Sisters, Hear Me
Men write our myths. Watch out
Only Helios himself believed
he was the sun. I was never blinded
by his light. He abducted me. The dry air
chafed my skin. It was easy to slip
back into the sea, stay hidden.
Time let his lies die. Not many people
talk of sirens or water nymphs these days.
We still flourish in the ocean’s womb.
Fishermen sometimes catch
a glimpse, swear we have tails
like porpoises. Men lie.
Like Pandora, like Eve, like you,
I have curiosity. I think for myself.
Men hate that. Blame you
for their failings.
This poem was written as part of the 20 Poem Challenge.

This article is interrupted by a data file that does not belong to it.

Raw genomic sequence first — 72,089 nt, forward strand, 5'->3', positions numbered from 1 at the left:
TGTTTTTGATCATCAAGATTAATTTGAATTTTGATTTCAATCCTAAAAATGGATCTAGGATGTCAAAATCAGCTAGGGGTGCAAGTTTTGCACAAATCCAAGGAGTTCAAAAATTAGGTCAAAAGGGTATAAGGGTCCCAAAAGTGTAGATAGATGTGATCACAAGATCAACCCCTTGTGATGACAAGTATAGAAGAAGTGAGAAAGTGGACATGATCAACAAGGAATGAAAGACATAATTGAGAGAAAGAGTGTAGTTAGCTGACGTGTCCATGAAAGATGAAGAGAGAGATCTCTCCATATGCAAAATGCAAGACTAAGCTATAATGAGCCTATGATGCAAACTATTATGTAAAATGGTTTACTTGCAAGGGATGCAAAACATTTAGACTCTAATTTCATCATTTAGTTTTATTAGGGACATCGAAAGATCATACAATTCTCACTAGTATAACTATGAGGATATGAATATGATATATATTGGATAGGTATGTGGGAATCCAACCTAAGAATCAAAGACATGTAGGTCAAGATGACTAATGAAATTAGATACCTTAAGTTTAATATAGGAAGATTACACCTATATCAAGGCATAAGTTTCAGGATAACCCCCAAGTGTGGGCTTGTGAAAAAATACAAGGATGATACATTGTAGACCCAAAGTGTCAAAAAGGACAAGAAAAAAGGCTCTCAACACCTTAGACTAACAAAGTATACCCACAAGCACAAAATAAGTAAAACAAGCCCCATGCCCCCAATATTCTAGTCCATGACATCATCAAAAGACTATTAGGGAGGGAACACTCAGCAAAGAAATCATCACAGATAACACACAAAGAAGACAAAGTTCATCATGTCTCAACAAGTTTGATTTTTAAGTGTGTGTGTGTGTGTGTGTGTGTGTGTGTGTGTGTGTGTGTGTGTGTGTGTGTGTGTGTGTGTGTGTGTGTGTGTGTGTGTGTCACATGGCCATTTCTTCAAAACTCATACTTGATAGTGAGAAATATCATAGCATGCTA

Alarie Tennille was born and raised in Portsmouth, Virginia, and graduated from the University of Virginia in the first class admitting women. She became fascinated by fine art at an early age, even though she had to go to the World Book Encyclopedia to find it. Today she visits museums everywhere she travels and spends time at the Nelson-Atkins Museum of Art in Kansas City, Missouri, where her husband is a volunteer guide. Alarie’s poetry book, Running Counterclockwise, contains many ekphrastic poems. Please visit her at alariepoet.com.
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